Santanachote’s family’s recipes go way back: “My mom’s a chef and my aunts are chefs. My grandmothers were chefs and my great-grandmothers peddled their foods on the streets of Bangkok to provide for their families,” she says. “My grandma made a sauce that restaurant customers fell in love with, but it didn’t really have a name, and eventually it came to be known as Mama Sauce.” Santanachote is happy to share the recipe: Using a mortar and pestle, smash together garlic, Thai chilies, cilantro stems, and palm sugar; grind until it’s a coarse paste, then add fresh lime juice, fish sauce, and a little finely minced lime rind. “Grilled meats, seafood, fried food — pretty much everything can benefit from a dip of Mama Sauce,” she says.
Engelman learned from her beekeeper parents to add a bit of sweetness, “whether from a spoonful of sugar or a slug of honey.” Makos and Ong abide by fresh, local, and seasonal ingredients; the latter leans toward elevating raw ingredients through transforming and seasoning. And Jillani always has “a stash of shami kebabs tucked away in the freezer to serve with tea on days of need.”
Almond tofu fruit cocktails (image courtesy of Pichet Ong)
Cooking can be the catalyst for entirely new family rituals
Regardless of where you’re from, food traditions are often closely associated with holidays. Whether that’s baking almond snow cookies (kourabiedes) and honey cookies (melomakarona) as Makos does, downing a potent anise-flavored digestif with 40 to 60 of your relatives after a round of the German drinking song “Ein Prosit” like Engelman and her family, or preparing mutton pulao for lunch and serving sawaiyyan for dessert as Jillani is learning to do, there’s a distinct connection between food and seasonal festivities. However, culinary rituals don’t always have to take the shape of a specific event. They can also be an extension of the everyday ceremonies we all experience with our loved ones. For the Engelman clan, for example, the prevailing rule was that no matter how hectic things got, the whole family would come home for dinner. “It was a perfect ritual to slow down and make sure that we had some quality time together at the end of our days,” she says.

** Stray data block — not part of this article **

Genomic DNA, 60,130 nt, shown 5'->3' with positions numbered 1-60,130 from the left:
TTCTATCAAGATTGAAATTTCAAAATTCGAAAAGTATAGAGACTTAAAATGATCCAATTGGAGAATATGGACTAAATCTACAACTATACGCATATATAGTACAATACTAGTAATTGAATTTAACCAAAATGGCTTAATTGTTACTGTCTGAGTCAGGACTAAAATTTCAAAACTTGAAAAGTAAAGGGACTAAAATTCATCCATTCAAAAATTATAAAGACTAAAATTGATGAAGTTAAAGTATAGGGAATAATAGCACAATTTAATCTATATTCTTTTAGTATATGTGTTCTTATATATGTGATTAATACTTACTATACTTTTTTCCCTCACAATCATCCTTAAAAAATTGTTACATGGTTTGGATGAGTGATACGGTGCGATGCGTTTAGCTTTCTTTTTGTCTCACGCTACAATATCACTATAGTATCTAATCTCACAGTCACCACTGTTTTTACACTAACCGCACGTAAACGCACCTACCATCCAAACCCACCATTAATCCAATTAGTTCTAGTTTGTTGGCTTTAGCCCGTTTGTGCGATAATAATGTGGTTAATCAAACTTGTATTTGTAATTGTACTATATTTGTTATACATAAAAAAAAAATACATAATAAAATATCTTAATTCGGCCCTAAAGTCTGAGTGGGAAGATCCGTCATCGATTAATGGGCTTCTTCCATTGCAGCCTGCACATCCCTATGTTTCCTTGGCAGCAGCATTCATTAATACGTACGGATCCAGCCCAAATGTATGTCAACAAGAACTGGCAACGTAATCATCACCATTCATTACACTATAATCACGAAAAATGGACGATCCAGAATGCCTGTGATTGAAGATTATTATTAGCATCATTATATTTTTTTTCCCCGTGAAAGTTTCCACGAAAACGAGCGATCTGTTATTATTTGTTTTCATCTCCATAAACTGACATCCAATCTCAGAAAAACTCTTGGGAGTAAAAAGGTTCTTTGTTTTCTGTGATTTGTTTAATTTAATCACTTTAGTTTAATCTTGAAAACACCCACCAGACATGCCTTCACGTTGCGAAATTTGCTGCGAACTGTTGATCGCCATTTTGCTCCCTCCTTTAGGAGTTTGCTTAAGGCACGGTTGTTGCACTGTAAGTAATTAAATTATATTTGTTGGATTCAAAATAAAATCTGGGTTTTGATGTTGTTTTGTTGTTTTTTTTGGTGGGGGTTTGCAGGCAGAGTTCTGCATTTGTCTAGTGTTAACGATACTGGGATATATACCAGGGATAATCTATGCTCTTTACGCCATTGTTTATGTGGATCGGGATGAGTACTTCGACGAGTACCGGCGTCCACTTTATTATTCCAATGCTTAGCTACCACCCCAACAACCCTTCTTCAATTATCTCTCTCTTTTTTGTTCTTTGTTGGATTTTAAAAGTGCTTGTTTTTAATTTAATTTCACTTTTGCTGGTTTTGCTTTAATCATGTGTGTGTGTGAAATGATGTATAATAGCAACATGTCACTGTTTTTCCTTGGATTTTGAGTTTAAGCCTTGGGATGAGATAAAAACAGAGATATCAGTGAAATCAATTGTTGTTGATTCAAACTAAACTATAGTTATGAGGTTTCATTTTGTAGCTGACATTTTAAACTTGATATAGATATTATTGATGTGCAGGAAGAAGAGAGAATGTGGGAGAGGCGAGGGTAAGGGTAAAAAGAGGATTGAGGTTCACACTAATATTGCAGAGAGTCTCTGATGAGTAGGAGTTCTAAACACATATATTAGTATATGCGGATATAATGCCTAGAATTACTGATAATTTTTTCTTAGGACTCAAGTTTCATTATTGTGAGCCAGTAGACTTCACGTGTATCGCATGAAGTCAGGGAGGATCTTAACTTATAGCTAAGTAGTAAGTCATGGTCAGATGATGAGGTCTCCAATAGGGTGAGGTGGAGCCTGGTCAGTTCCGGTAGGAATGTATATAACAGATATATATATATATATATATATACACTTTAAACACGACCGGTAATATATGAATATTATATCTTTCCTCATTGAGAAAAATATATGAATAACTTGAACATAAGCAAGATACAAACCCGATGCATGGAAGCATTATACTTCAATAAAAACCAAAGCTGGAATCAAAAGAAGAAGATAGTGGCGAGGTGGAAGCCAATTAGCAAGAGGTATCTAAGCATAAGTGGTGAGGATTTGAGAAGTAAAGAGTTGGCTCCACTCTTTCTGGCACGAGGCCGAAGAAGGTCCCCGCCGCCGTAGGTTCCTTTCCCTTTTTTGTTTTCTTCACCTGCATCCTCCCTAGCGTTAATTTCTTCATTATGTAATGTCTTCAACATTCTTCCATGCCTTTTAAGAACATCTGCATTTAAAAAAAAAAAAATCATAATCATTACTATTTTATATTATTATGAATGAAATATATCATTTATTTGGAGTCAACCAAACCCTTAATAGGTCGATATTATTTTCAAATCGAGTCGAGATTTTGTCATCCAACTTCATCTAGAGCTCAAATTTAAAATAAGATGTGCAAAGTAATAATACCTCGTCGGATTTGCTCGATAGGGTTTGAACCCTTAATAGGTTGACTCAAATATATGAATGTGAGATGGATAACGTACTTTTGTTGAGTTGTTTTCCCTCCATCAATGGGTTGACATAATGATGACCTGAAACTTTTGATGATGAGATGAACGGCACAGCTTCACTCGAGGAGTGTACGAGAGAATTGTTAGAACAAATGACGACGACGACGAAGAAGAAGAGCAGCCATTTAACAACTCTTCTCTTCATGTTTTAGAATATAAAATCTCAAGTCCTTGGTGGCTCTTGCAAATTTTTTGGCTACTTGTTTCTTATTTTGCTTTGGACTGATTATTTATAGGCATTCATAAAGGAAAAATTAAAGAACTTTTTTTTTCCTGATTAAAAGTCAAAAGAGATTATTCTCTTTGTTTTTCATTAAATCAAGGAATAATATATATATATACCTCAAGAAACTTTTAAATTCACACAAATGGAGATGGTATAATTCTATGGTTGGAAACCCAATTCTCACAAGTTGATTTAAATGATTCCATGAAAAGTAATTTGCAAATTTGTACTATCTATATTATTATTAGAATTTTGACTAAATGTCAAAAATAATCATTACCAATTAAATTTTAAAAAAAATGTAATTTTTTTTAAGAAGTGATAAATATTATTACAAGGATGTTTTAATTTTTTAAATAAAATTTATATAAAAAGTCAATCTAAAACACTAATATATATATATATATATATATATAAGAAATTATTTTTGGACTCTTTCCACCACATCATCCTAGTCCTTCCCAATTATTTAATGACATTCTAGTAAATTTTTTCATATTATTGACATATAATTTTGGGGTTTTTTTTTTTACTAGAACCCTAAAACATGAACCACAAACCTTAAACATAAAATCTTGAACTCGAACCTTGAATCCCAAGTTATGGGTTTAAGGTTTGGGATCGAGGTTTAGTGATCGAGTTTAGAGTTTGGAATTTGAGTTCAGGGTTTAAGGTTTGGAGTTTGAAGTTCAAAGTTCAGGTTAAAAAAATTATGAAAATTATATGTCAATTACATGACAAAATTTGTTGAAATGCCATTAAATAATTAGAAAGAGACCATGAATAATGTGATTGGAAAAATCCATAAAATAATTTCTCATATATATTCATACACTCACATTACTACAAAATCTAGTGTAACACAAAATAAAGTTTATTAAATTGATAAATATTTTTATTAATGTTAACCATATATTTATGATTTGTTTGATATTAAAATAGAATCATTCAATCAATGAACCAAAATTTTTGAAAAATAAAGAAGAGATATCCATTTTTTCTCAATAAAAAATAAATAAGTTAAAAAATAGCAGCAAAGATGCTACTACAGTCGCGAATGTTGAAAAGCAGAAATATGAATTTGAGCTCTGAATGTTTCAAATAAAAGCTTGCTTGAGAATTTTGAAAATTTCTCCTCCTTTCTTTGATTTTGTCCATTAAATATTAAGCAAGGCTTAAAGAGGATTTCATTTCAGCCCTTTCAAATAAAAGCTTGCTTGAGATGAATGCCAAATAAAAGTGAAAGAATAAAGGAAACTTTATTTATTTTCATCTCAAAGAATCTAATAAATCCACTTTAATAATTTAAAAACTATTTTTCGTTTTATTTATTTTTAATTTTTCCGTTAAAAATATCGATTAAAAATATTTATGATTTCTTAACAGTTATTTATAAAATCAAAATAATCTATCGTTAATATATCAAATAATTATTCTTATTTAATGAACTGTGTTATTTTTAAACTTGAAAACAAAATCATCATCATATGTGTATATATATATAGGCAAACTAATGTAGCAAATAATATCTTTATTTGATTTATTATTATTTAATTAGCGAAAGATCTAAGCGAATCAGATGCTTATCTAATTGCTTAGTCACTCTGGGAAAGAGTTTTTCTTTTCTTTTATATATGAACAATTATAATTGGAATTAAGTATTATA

An individual’s approach and relationship to food can be interpreted in many different ways. But ultimately, the rituals, tips, tricks, and reminiscences we carry with us through the years are often indicative of our worldview. Santanachote puts it best: “Eat with curiosity and openness. Let food open doors, ask questions, learn! [It’s] not just about cooking, but the people and culture behind it. It is more important to me that my family views the world this way than if they’re any good at cooking. Well — they at least need to know how to cook rice properly.”